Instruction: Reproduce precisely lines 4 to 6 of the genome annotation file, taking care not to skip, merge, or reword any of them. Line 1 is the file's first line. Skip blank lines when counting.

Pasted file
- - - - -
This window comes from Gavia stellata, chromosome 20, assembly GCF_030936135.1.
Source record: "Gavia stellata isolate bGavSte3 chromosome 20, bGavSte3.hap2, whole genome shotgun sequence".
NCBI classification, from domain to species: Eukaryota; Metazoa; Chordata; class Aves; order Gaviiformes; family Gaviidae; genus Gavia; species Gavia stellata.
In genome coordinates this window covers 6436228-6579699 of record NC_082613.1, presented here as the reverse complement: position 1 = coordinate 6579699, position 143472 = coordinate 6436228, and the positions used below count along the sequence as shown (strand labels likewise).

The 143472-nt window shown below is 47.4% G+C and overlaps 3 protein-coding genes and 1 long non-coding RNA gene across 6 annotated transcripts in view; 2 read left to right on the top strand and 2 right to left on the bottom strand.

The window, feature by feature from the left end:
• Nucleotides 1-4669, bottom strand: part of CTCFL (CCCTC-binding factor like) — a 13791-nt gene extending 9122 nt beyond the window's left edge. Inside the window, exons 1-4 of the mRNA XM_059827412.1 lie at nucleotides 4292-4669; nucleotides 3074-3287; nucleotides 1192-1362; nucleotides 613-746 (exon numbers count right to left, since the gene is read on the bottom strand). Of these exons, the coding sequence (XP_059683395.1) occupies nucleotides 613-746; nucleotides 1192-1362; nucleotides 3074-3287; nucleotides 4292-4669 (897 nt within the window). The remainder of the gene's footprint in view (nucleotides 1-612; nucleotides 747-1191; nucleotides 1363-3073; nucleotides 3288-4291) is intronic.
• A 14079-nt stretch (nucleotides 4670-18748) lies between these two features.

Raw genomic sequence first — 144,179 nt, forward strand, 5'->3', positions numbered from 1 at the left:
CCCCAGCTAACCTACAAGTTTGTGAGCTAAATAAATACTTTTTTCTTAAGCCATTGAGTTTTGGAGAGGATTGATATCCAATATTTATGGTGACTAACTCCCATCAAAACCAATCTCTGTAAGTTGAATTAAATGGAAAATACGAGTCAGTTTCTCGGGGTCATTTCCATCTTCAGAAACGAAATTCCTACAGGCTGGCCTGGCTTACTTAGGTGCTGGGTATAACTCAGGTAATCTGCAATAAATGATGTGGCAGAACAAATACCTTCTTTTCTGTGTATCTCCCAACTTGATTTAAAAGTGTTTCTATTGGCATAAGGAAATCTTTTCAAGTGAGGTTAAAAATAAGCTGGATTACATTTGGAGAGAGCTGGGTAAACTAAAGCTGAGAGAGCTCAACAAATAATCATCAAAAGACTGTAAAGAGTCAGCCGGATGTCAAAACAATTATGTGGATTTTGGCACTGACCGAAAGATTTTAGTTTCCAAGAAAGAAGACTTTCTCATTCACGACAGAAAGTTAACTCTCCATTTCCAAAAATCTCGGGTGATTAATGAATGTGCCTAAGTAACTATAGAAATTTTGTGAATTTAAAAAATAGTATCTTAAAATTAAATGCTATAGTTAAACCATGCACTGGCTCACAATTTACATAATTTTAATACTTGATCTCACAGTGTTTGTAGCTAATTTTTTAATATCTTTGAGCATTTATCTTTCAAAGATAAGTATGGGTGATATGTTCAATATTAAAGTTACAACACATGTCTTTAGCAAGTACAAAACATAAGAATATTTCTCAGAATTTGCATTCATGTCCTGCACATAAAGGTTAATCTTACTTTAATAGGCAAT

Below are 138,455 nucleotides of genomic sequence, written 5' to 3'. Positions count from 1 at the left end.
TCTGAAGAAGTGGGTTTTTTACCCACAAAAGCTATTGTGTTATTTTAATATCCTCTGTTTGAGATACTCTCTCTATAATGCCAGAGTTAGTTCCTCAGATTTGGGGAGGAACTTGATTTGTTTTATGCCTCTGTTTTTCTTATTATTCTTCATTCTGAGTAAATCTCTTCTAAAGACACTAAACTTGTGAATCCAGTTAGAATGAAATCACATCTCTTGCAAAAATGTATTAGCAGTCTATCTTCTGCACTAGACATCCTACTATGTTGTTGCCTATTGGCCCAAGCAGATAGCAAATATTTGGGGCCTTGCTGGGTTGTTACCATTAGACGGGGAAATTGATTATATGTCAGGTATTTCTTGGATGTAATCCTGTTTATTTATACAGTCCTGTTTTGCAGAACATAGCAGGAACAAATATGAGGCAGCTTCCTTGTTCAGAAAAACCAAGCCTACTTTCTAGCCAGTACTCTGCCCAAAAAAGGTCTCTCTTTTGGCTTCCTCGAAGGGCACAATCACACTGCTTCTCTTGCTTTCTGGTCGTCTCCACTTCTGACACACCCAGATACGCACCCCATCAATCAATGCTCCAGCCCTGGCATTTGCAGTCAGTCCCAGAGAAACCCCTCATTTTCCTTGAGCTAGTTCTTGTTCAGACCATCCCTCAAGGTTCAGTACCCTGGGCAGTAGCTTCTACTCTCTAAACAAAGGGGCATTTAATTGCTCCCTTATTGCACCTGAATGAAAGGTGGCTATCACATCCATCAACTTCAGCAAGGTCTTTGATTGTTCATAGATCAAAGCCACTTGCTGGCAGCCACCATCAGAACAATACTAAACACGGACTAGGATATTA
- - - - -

In genome coordinates this window covers 6436228-6579699 of record NC_082613.1, presented here as the reverse complement: position 1 = coordinate 6579699, position 143472 = coordinate 6436228, and the positions used below count along the sequence as shown (strand labels likewise).

The 143472-nt window shown below is 47.4% G+C and overlaps 3 protein-coding genes and 1 long non-coding RNA gene across 6 annotated transcripts in view; 2 read left to right on the top strand and 2 right to left on the bottom strand.

The window, feature by feature from the left end: